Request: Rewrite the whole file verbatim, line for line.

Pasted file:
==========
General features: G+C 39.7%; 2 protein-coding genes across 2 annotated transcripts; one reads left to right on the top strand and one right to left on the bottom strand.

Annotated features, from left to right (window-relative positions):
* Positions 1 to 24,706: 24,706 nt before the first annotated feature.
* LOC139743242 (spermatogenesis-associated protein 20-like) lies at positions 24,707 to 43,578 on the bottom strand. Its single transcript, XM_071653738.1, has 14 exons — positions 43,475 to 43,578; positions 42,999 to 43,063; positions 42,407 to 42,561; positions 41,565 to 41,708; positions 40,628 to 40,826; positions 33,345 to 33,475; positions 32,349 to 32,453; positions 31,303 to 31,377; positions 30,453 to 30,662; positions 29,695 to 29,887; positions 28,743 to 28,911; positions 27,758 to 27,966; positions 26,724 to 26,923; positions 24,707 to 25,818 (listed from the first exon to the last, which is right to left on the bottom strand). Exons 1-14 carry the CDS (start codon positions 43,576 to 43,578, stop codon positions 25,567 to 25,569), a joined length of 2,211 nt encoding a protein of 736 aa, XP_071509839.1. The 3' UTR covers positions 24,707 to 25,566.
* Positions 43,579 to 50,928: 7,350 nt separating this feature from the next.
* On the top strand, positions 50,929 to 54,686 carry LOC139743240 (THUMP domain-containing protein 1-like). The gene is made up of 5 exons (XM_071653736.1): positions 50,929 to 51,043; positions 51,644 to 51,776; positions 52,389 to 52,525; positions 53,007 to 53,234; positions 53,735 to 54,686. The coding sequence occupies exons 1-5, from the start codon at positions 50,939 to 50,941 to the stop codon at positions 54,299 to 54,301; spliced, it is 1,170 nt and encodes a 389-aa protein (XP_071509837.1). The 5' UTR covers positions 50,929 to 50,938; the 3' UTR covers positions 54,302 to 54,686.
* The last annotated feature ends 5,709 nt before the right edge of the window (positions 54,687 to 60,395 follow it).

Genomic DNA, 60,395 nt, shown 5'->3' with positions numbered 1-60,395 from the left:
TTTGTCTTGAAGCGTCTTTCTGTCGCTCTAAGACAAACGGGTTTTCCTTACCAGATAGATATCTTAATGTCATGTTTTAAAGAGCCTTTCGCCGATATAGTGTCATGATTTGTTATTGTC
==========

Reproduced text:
General features: G+C 39.7%; 2 protein-coding genes across 2 annotated transcripts; one reads left to right on the top strand and one right to left on the bottom strand.

Annotated features, from left to right (window-relative positions):
* Positions 1 to 24,706: 24,706 nt before the first annotated feature.
* LOC139743242 (spermatogenesis-associated protein 20-like) lies at positions 24,707 to 43,578 on the bottom strand. Its single transcript, XM_071653738.1, has 14 exons — positions 43,475 to 43,578; positions 42,999 to 43,063; positions 42,407 to 42,561; positions 41,565 to 41,708; positions 40,628 to 40,826; positions 33,345 to 33,475; positions 32,349 to 32,453; positions 31,303 to 31,377; positions 30,453 to 30,662; positions 29,695 to 29,887; positions 28,743 to 28,911; positions 27,758 to 27,966; positions 26,724 to 26,923; positions 24,707 to 25,818 (listed from the first exon to the last, which is right to left on the bottom strand). Exons 1-14 carry the CDS (start codon positions 43,576 to 43,578, stop codon positions 25,567 to 25,569), a joined length of 2,211 nt encoding a protein of 736 aa, XP_071509839.1. The 3' UTR covers positions 24,707 to 25,566.
* Positions 43,579 to 50,928: 7,350 nt separating this feature from the next.
* On the top strand, positions 50,929 to 54,686 carry LOC139743240 (THUMP domain-containing protein 1-like). The gene is made up of 5 exons (XM_071653736.1): positions 50,929 to 51,043; positions 51,644 to 51,776; positions 52,389 to 52,525; positions 53,007 to 53,234; positions 53,735 to 54,686. The coding sequence occupies exons 1-5, from the start codon at positions 50,939 to 50,941 to the stop codon at positions 54,299 to 54,301; spliced, it is 1,170 nt and encodes a 389-aa protein (XP_071509837.1). The 5' UTR covers positions 50,929 to 50,938; the 3' UTR covers positions 54,302 to 54,686.
* The last annotated feature ends 5,709 nt before the right edge of the window (positions 54,687 to 60,395 follow it).

Genomic DNA, 60,395 nt, shown 5'->3' with positions numbered 1-60,395 from the left:
TTTGTCTTGAAGCGTCTTTCTGTCGCTCTAAGACAAACGGGTTTTCCTTACCAGATAGATATCTTAATGTCATGTTTTAAAGAGCCTTTCGCCGATATAGTGTCATGATTTGTTATTGTC